Forensic Examination Safeguards and Standards

The commentary to the 2006 Amendments to Federal Rule 34 made clear that “direct access to a party’s electronic information system … might be justified in some circumstances,” but that “courts should guard against undue intrusiveness” in considering such relief.  See Fed. R. Civ. P. 34, Advisory Committee Notes—2006 Amendment.  Accordingly, if a court finds a forensic examination to be appropriate, it cannot simply order the producing party to fully open up its systems or devices to the other side—it needs to think creatively about how to protect privacy and confidentiality.

One consensus best practice that has emerged to mitigate the privacy and confidentiality (and sometimes, privilege) risks of a court-ordered forensic exam is for a neutral third party to conduct the exam, rather than the requesting party’s experts.  The Sedona Conference suggests that courts ordering forensic examinations “usually should provide that either a special master or a neutral forensic examiner undertake the inspection.”  See The Sedona Principles, Third Edition, Best Practices, Recommendations & Principles for Addressing Electronic Document Production, 19 SEDONA CONF. J. 1, 152-53 (2018).  Courts around the country have followed suit, almost universally rejecting parties’ requests that their own experts be permitted to examine opposing parties’ systems rather than leaving the exam in the hands of a neutral third party.  See, e.g., United Artists v. United Artist Studios, No. 219CV00828MWFMAAX, (C.D. Cal. Oct. 7, 2019) (ordering the parties to work cooperatively to select an independent expert to perform the tasks enumerated in the Search Protocol); Wynmoor Community Council, at *687 (noting that the court was “mindful of the potential intrusiveness of a compelling a forensic examination” and so would appoint “an independent computer expert” to conduct the examination).

To be sure, exceptions exist.  But even then, courts take steps to protect the producing party’s confidentiality interests.  In Peterson v. City of Minot, No. 1:16-CV-271, (D.N.D. Oct. 17, 2018), the court permitted a limited forensic review of the plaintiff’s laptop by defendants’ expert after defendants offered “enough to demonstrate a reasonable possibility amounting to more than mere conjecture that material that is now discoverable may have been on the computer and deleted prior to the computer coming into the possession of plaintiff’s counsel.”  To address the privacy concerns at stake, the court ordered that the examination “be limited in terms of content” to searching for specific types of information identified by the court.  The court also set forth a protocol for the search and production of responsive information that required, among other things, that defendants’ expert file a declaration with the court in which they agreed not to communicate the contents of any information reviewed or retained to any person(s), including defendants’ counsel, without a prior order of the court, and that the defendants bear the costs of the examination.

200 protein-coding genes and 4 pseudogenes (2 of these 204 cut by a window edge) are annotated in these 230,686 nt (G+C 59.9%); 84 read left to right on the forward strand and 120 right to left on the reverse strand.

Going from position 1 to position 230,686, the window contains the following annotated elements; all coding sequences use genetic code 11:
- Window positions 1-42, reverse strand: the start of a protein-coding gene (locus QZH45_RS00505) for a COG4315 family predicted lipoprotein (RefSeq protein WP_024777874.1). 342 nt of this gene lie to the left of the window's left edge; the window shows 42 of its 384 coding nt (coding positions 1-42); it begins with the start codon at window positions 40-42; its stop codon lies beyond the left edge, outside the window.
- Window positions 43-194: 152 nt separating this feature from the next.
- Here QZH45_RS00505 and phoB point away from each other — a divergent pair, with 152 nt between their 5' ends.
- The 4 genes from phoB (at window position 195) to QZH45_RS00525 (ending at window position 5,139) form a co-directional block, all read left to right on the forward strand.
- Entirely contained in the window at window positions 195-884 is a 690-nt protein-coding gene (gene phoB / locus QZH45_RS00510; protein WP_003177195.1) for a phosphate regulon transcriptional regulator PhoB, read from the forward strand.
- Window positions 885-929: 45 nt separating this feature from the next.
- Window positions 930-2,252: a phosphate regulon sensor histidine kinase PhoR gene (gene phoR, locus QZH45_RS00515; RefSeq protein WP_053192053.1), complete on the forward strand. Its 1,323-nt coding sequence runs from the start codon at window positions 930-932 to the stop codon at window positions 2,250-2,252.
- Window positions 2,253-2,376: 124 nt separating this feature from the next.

An independent expert remains the gold standard, however, with protocols typically requiring the expert to agree to and sign a confidentiality order and provide the opposing party an opportunity to review any documents that are located before production to the requesting party.  See, e.g., Profit Point Tax Technologies v. DPAD Group, No. 2:19-CV-698, (W.D. Pa. Mar. 3, 2021), report and recommendation adopted, No. 2:19-CV-698, (W.D. Pa. Apr. 22, 2021), No. 2:19-CV-698, (W.D. Pa. May 17, 2021).


The path to arriving at a court-ordered forensic examination is steep, though an opposing party’s discovery conduct may warrant such an examination.  Mere suspicion of misconduct or incompleteness is not enough, however, and courts are unlikely to order an examination absent compelling circumstances because of the substantial privacy concerns involved.  Even if an examination is granted, the most likely outcome is the appointment of an independent expert, whose fees may have to be borne in whole or in part by the requesting party—not direct access for the requesting party and its experts.  Thus, before investing time and money in pursuing a motion for forensic examination, the practitioner should ask himself whether the opposing party’s unexamined production process is indeed worth exploring.

Nick B. Snavely is a partner and Benjamin M. Redgrave is an attorney at Redgrave LLP. 

The views expressed in this article are those of the authors and not necessarily those of Redgrave LLP or its clients.